A worldwide attack by the Mirai botnet on selected remote maintenance interfaces of DSL routers crippled more than 900,000 of Deutsche Telekom’s network of Speedport routers in November 2016. Although the devices were not compromised, they still failed due to an internal error. As a consequence, affected Telekom customers were unable to make phone calls or go online.
What provides protection against Mirai?
Mirai exists entirely in the volatile memory of infected systems. This is why rebooting an infected device is enough to remove the malware. However, the system may get repeatedly reinfected while connected to the internet and only protected by a default password. For this reason, devices connected to the internet should always be secured with a unique, strong password.
It is also a good idea to install firmware and security updates for systems and devices as soon as possible. If updates are no longer available, you should also check whether IoT devices such as IP cameras or smart TVs can be operated on the local network without being connected to the internet.
DDoS attacks carried out via botnets represent a major threat to companies. To avoid financial and reputational damage due to disruptions or outages, companies should take preventive measures to secure their web resources and IT infrastructure with dedicated DDoS protection, which can be purchased as a managed service. Protection against other typical botnet attacks is provided by a combination of a web application firewall (WAF) and bot management.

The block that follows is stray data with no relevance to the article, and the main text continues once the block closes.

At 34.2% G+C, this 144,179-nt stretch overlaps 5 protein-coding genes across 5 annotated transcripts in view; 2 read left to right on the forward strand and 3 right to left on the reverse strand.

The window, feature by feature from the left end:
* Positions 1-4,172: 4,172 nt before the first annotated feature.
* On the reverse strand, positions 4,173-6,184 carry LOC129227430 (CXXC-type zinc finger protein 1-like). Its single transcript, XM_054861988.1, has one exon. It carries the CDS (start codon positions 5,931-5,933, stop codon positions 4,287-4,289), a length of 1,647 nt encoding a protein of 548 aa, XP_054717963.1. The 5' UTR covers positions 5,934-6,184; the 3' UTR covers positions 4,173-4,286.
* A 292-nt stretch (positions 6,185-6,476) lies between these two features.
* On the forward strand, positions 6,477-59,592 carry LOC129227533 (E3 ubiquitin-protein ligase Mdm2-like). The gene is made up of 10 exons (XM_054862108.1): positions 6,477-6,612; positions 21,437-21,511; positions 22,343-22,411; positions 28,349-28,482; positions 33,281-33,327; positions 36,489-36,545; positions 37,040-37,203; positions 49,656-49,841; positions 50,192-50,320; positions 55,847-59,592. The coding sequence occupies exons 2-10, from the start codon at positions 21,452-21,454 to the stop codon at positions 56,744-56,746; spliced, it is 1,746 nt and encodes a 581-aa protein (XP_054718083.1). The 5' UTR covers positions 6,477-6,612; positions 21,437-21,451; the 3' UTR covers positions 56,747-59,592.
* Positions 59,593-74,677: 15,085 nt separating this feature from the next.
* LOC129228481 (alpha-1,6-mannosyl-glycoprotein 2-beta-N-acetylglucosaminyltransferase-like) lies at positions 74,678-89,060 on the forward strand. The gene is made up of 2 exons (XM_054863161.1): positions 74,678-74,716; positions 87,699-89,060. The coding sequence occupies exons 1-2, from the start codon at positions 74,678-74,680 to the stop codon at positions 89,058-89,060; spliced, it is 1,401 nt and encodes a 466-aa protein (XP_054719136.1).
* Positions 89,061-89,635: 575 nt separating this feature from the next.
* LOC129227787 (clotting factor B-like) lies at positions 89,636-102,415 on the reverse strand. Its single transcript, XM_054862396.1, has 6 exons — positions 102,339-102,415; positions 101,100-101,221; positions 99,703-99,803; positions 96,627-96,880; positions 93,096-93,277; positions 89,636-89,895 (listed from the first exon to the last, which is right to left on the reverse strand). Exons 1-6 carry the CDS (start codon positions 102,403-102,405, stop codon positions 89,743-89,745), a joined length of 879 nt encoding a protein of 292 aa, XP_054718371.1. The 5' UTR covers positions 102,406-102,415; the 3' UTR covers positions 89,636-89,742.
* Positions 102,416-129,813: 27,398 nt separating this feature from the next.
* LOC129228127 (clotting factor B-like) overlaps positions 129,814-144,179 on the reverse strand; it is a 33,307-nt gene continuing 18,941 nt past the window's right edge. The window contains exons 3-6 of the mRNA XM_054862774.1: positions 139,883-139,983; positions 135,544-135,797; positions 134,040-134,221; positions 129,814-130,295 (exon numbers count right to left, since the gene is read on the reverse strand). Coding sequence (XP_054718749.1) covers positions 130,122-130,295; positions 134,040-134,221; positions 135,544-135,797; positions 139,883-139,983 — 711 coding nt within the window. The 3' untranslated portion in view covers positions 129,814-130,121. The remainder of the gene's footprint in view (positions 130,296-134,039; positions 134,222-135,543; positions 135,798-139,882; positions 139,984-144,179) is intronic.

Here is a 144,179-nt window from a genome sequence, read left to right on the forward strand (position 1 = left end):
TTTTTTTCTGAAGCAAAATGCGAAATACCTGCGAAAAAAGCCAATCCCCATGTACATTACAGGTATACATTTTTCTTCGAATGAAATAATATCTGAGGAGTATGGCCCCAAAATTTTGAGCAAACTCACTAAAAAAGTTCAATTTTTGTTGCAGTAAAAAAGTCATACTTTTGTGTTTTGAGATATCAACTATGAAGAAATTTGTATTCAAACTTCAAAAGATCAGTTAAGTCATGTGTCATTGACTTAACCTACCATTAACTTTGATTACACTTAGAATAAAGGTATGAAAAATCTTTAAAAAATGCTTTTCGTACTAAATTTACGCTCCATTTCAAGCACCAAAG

What you need to know about Mirai
Mirai ranks as one of the most active botnets since 2016. The computer worm bearing the same name targets a wide range of publicly available IoT devices to use as remote-controlled bots for illegal activities – from spam and phishing to credential stuffing and DDoS attacks. Insecure configurations and standard passwords often make it easy for criminals to take over IoT devices and turn them into botnets. In early 2022, new Mirai variants also specifically exploited the Log4Shell vulnerability in the Log4J Java library to use vulnerable IoT devices as tools in DDoS attacks or cryptomining. Botnet-based attacks have huge potential for harm. That is why companies should take preventive measures to protect themselves against them, with dedicated DDoS protection, for example.